Recent high-profile data breaches show that even worldwide enterprises with household names aren’t immune to the...
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loss of sensitive information. One person well aware of this vulnerability is Thomas Logan, who has spent the past decade creating software applications that address Web content compliance risks and accessibility concerns.
What are some current trends and/or potential obstacles surrounding data security and privacy that companies need to be concerned about?
Thomas: One of the biggest trends we see is companies not focusing enough on the threat of data leakage from their own employees. There have been many threat analyses and risk models created that focus on preventing outside access to content. We frequently see that internal employees that have a right to access sensitive content are making improper internal decisions that create serious compliance risks.
Another trend is accidental data leakage -- the concept of “one wrong click” being able to create a compliance risk. Data is increasingly linked in the Web 2.0 world. Most systems expose data as feeds that can be integrated into other systems. People increasingly multitask between using mobile devices, tablets and personal computers. Cutting and pasting content into the wrong location just once can complete a risk. It’s also very easy for employees to be taking notes when talking with a customer or prospect and saving in the wrong location on their desktop. These impromptu notes often contain sensitive information that can add up to heavy compliance fines. Finally, people using internal networks to share credentials, server names, usernames and passwords. Once a hacker has gained access to a small part of a system, it is now possible for those hackers to scan the network and find logins to a host of other systems that may contain even more sensitive data.
What do you think are the main data security issues that CSOs need to concentrate on in the next few years? What are some potential threats to data security and privacy that may be under the radar, at least for the time being?
Thomas: Users leaking data through social media channels such as Twitter and Facebook. For example, a doctor accidentally identifying a patient by providing too many details about a patient from a visit. Also, doctors accidentally exposing patient information through a calendar that is synced to a content management system such as Google Calendar or SharePoint Office 365.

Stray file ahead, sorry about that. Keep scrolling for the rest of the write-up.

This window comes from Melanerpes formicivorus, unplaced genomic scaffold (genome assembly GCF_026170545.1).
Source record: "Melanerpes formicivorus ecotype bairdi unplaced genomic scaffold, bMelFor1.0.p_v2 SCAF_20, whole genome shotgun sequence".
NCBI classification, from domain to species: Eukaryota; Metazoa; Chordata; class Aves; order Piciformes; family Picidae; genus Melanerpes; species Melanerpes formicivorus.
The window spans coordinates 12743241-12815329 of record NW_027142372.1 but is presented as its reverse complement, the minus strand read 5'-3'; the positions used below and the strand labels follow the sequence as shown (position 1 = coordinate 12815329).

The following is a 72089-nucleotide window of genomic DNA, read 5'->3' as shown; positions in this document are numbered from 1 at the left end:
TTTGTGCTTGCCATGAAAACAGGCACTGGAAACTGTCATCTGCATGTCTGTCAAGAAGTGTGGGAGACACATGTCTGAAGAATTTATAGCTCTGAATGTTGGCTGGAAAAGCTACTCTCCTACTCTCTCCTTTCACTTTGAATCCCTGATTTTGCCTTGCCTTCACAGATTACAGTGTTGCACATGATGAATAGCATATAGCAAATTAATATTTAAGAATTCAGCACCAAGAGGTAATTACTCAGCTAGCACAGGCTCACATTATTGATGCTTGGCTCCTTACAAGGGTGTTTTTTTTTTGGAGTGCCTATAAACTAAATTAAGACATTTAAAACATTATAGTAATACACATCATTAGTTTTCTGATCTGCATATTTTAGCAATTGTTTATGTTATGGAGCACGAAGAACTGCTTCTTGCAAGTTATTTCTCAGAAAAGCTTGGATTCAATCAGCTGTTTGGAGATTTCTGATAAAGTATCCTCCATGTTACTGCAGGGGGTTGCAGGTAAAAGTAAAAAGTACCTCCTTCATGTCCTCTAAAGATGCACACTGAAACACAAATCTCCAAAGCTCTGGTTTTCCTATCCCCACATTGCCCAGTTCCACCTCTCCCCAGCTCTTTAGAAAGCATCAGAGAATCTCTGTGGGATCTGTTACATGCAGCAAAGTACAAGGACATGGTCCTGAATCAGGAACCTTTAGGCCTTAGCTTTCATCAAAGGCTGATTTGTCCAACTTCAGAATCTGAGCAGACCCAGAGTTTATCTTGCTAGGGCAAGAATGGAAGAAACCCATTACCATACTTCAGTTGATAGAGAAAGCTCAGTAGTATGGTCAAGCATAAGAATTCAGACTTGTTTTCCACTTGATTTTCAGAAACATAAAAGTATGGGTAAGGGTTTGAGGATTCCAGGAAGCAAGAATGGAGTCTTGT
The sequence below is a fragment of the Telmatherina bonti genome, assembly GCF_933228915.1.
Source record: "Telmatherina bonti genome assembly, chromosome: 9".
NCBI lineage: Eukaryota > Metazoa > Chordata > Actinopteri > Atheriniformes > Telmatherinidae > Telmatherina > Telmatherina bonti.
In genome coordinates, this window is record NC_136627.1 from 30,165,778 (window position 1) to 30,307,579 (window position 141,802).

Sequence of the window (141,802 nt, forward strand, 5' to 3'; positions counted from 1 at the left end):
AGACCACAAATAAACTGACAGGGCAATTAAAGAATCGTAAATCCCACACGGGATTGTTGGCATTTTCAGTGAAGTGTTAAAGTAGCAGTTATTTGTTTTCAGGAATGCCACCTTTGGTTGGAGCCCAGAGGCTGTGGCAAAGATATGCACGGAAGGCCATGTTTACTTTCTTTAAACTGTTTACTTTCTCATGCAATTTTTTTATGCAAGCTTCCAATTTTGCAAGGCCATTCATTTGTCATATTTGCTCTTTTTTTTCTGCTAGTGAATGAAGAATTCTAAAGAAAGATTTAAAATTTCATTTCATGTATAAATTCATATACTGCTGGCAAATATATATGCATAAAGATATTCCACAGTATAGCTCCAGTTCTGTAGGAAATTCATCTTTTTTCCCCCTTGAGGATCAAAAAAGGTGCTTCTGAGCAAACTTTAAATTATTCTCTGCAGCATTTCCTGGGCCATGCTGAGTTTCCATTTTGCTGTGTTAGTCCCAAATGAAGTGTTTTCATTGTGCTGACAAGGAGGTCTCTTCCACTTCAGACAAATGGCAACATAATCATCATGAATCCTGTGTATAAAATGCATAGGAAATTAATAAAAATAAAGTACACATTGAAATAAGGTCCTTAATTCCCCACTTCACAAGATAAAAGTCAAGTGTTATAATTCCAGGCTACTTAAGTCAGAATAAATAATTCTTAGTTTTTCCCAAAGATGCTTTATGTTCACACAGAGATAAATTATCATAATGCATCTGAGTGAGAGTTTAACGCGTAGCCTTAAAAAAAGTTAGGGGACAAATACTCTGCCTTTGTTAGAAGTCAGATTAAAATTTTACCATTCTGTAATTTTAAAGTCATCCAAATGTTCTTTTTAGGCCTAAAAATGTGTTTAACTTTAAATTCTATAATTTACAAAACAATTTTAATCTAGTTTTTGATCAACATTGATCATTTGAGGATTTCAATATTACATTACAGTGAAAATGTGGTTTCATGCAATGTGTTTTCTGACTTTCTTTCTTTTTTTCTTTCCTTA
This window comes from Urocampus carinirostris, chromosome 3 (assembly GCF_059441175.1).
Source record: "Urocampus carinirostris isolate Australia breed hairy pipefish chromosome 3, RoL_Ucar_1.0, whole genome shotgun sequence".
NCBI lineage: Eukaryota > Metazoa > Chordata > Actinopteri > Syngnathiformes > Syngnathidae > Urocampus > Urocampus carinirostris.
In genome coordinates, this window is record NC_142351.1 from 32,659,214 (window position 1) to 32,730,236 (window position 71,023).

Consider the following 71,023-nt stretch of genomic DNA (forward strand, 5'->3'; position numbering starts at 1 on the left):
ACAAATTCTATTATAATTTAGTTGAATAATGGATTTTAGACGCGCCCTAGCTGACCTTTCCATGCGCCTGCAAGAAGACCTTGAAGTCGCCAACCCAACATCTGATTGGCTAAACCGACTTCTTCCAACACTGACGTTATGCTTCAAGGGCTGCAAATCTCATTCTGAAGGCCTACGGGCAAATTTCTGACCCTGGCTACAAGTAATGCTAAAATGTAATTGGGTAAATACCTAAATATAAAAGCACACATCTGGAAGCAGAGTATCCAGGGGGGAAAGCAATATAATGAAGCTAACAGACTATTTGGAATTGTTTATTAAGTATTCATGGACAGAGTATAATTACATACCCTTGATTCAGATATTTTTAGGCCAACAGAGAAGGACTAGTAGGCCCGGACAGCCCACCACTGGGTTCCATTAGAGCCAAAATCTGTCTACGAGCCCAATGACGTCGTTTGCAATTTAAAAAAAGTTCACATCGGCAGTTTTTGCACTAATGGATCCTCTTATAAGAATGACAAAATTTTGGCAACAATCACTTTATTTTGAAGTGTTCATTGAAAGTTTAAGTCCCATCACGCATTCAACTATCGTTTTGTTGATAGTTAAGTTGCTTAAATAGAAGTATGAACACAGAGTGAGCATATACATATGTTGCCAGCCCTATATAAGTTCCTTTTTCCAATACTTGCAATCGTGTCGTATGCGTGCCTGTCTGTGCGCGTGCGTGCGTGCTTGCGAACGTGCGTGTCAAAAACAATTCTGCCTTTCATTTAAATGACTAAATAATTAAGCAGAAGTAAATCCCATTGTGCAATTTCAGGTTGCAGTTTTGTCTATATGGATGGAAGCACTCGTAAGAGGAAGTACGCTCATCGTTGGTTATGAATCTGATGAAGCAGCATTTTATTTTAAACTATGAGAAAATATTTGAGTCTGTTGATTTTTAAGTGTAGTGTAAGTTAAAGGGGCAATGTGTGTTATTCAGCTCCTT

We frequently see that internal employees that have a right to access sensitive content are making improper internal decisions that create serious compliance risks.
Thomas Logan, chief technology officer, HiSoftware Inc.
What can companies do to stay proactive about data loss prevention? Do you have any specific advice?
Thomas: Define policies that can be automated. Create a governance plan where rules can have a technology underpinning. Create training specific to an organization about how compliance risks should be handled. When a compliance risk is encountered, empower the end user to make the fix rather than have a dedicated compliance officer be assigned to review manually.
Are there any laws or regulations on the horizon that could have a big impact on GRC?
Thomas: There are a number of regulatory updates now in review, including amendments to the ADA [Americans with Disabilities Act], WCAG [Web Content Accessibility Guidelines], and Section 508 guidelines that will have more specific requirements for Internet access. These are likely to affect public and private-sector institutions alike, and could be enacted as early as the first quarter of 2012. Given the many recent and high-profile data breaches -- both malicious and accidental -- it's likely we will see more aggressive movement in the legislative branch to protect consumer data as well. One area which continues to garner a lot of media attention are the various "do not track" bills now moving through Congress, all of which will require significantly greater transparency into cookies, OBA [online behavioral advertising] tagging and other technologies that track consumer Web traffic and, in some cases, actually collect PII [personally identifiable information].
How can companies prepare for these laws and regulations? Is it just a matter of staying informed?
Thomas: The maze of legislation now being considered, at both the federal and state levels, is both confusing and in some cases is likely to be in conflict. If you are a global organization, the picture is even more complex. It's simply not realistic to expect that privacy and compliance professionals and, increasingly, marketing executives, given that they control many of these Web properties, can navigate all of these emerging areas with policies and manual audit processes alone.
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